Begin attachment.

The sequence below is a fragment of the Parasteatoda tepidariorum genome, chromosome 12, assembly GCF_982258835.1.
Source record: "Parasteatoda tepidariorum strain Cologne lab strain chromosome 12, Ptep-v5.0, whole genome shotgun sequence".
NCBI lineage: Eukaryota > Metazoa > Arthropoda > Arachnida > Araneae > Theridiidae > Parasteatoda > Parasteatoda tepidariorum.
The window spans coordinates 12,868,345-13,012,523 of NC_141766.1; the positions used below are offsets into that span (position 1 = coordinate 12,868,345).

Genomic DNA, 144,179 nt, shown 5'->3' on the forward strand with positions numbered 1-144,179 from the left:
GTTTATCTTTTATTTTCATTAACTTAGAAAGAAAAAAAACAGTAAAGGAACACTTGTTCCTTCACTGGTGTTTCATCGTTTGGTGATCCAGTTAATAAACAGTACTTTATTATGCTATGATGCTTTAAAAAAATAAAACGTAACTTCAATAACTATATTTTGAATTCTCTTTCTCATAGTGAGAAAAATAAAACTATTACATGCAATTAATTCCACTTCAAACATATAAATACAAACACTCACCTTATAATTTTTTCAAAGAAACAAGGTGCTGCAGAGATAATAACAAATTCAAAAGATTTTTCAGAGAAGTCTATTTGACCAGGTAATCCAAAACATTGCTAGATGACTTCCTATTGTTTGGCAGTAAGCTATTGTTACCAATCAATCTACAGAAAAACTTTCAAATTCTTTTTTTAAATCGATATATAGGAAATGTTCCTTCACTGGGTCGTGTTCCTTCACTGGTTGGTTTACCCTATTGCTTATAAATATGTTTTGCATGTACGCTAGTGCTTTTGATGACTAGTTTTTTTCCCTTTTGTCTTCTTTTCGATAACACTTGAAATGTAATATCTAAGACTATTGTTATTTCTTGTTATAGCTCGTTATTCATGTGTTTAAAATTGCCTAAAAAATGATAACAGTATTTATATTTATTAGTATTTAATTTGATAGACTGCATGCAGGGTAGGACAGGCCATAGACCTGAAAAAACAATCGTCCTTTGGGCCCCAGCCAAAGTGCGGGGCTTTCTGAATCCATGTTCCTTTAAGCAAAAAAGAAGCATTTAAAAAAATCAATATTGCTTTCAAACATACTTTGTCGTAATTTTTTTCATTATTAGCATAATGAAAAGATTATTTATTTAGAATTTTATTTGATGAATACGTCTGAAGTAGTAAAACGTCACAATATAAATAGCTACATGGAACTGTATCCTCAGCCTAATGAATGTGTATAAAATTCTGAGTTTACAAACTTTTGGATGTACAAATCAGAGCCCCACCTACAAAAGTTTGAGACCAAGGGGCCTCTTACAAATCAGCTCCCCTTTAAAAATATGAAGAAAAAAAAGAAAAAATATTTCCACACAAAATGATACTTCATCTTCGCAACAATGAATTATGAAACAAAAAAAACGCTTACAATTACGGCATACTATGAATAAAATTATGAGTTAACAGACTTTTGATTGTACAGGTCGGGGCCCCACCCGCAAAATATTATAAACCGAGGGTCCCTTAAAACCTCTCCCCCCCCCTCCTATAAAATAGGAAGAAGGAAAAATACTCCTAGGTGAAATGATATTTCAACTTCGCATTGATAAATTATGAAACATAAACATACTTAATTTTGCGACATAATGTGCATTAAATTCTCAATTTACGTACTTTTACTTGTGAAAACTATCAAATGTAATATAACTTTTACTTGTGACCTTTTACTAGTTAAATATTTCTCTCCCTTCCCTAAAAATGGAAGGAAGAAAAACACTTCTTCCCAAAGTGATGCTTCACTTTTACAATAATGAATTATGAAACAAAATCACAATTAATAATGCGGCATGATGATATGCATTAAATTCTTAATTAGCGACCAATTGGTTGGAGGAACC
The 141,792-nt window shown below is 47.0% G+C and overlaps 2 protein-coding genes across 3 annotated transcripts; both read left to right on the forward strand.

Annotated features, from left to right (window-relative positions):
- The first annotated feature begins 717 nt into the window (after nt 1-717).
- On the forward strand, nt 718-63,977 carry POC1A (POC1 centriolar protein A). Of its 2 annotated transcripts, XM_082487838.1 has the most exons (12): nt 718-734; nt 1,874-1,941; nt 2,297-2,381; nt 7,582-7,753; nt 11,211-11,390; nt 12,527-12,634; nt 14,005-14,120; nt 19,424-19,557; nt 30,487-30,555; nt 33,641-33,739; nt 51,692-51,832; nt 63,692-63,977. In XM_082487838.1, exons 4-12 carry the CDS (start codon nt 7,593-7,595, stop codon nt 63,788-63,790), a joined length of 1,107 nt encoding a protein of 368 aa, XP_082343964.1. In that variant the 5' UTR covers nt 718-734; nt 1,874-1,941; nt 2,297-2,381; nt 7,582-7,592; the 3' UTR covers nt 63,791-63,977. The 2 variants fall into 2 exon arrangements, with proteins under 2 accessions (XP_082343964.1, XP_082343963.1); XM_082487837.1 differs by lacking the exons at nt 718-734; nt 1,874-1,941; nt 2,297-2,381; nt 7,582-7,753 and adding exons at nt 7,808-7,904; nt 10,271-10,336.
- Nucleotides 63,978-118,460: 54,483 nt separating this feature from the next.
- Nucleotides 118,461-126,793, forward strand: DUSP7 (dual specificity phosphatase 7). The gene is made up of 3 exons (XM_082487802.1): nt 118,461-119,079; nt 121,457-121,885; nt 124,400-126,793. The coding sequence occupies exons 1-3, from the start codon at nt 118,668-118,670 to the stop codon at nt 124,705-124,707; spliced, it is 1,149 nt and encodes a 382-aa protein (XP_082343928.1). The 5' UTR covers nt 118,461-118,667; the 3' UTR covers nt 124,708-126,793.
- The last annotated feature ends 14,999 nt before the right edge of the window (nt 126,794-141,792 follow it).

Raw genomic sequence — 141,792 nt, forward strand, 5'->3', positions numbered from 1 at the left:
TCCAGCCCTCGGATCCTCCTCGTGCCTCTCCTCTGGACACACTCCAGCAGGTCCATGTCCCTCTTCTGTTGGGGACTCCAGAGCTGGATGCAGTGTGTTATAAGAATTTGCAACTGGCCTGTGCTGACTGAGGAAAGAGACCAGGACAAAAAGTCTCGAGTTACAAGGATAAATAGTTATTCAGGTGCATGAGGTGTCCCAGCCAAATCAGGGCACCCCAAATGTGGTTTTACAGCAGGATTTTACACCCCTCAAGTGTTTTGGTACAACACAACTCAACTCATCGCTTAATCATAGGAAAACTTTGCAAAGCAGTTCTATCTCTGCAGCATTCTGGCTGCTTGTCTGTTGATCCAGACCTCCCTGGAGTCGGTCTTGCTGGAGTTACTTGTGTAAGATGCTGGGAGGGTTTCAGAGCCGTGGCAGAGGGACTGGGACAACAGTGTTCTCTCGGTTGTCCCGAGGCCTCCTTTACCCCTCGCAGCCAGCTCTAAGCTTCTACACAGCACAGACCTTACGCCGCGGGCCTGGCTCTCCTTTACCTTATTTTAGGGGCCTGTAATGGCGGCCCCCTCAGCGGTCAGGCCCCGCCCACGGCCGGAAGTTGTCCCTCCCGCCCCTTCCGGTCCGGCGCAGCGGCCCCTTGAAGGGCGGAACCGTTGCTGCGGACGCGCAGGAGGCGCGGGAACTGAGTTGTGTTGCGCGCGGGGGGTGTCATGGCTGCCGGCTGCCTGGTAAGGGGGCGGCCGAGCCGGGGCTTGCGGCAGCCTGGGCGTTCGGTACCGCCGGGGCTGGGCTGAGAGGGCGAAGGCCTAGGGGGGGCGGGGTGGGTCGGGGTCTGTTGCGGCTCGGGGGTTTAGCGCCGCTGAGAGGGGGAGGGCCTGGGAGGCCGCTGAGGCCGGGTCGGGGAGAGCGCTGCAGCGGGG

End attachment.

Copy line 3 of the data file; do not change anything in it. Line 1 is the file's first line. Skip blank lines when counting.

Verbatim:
NCBI lineage: Eukaryota > Metazoa > Arthropoda > Arachnida > Araneae > Theridiidae > Parasteatoda > Parasteatoda tepidariorum.